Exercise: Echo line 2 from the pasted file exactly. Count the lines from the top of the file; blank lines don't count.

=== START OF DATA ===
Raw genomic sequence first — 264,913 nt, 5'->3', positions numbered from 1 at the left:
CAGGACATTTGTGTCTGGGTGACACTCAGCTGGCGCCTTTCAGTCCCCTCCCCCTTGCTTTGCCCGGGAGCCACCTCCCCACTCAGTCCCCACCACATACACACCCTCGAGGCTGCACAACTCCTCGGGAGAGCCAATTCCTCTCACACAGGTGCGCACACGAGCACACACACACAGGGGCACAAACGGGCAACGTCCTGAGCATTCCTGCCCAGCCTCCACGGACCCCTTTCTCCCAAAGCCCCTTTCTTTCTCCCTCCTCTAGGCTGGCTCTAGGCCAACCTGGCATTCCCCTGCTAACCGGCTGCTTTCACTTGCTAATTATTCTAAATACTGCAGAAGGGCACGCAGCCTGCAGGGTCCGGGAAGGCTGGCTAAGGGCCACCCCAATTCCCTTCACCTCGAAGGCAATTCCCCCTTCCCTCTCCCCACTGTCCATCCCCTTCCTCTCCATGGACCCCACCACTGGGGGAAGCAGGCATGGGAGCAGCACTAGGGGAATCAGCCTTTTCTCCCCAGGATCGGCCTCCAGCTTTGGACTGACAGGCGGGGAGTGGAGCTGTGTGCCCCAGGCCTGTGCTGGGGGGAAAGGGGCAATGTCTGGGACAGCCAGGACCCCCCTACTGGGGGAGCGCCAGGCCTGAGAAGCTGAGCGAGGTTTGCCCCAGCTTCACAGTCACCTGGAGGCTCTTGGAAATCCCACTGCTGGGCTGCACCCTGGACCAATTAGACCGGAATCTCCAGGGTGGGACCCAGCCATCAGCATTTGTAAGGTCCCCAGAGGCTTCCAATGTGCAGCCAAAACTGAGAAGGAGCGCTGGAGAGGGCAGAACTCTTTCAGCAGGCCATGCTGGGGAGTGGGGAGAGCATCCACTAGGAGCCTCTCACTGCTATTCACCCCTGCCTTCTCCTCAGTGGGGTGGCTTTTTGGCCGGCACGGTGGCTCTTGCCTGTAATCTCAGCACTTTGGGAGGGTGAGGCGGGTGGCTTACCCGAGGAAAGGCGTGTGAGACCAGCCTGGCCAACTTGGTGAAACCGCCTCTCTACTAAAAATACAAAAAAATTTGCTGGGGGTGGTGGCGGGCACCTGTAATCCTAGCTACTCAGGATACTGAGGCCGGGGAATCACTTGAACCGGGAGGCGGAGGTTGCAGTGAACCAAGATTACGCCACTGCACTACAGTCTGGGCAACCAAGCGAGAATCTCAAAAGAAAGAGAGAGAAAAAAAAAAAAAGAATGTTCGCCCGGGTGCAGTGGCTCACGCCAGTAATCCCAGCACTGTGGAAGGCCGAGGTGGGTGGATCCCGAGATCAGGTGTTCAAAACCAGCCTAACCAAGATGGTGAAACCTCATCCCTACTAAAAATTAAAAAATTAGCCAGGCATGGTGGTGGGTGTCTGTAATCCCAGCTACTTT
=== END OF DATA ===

CAGGACATTTGTGTCTGGGTGACACTCAGCTGGCGCCTTTCAGTCCCCTCCCCCTTGCTTTGCCCGGGAGCCACCTCCCCACTCAGTCCCCACCACATACACACCCTCGAGGCTGCACAACTCCTCGGGAGAGCCAATTCCTCTCACACAGGTGCGCACACGAGCACACACACACAGGGGCACAAACGGGCAACGTCCTGAGCATTCCTGCCCAGCCTCCACGGACCCCTTTCTCCCAAAGCCCCTTTCTTTCTCCCTCCTCTAGGCTGGCTCTAGGCCAACCTGGCATTCCCCTGCTAACCGGCTGCTTTCACTTGCTAATTATTCTAAATACTGCAGAAGGGCACGCAGCCTGCAGGGTCCGGGAAGGCTGGCTAAGGGCCACCCCAATTCCCTTCACCTCGAAGGCAATTCCCCCTTCCCTCTCCCCACTGTCCATCCCCTTCCTCTCCATGGACCCCACCACTGGGGGAAGCAGGCATGGGAGCAGCACTAGGGGAATCAGCCTTTTCTCCCCAGGATCGGCCTCCAGCTTTGGACTGACAGGCGGGGAGTGGAGCTGTGTGCCCCAGGCCTGTGCTGGGGGGAAAGGGGCAATGTCTGGGACAGCCAGGACCCCCCTACTGGGGGAGCGCCAGGCCTGAGAAGCTGAGCGAGGTTTGCCCCAGCTTCACAGTCACCTGGAGGCTCTTGGAAATCCCACTGCTGGGCTGCACCCTGGACCAATTAGACCGGAATCTCCAGGGTGGGACCCAGCCATCAGCATTTGTAAGGTCCCCAGAGGCTTCCAATGTGCAGCCAAAACTGAGAAGGAGCGCTGGAGAGGGCAGAACTCTTTCAGCAGGCCATGCTGGGGAGTGGGGAGAGCATCCACTAGGAGCCTCTCACTGCTATTCACCCCTGCCTTCTCCTCAGTGGGGTGGCTTTTTGGCCGGCACGGTGGCTCTTGCCTGTAATCTCAGCACTTTGGGAGGGTGAGGCGGGTGGCTTACCCGAGGAAAGGCGTGTGAGACCAGCCTGGCCAACTTGGTGAAACCGCCTCTCTACTAAAAATACAAAAAAATTTGCTGGGGGTGGTGGCGGGCACCTGTAATCCTAGCTACTCAGGATACTGAGGCCGGGGAATCACTTGAACCGGGAGGCGGAGGTTGCAGTGAACCAAGATTACGCCACTGCACTACAGTCTGGGCAACCAAGCGAGAATCTCAAAAGAAAGAGAGAGAAAAAAAAAAAAAGAATGTTCGCCCGGGTGCAGTGGCTCACGCCAGTAATCCCAGCACTGTGGAAGGCCGAGGTGGGTGGATCCCGAGATCAGGTGTTCAAAACCAGCCTAACCAAGATGGTGAAACCTCATCCCTACTAAAAATTAAAAAATTAGCCAGGCATGGTGGTGGGTGTCTGTAATCCCAGCTACTTT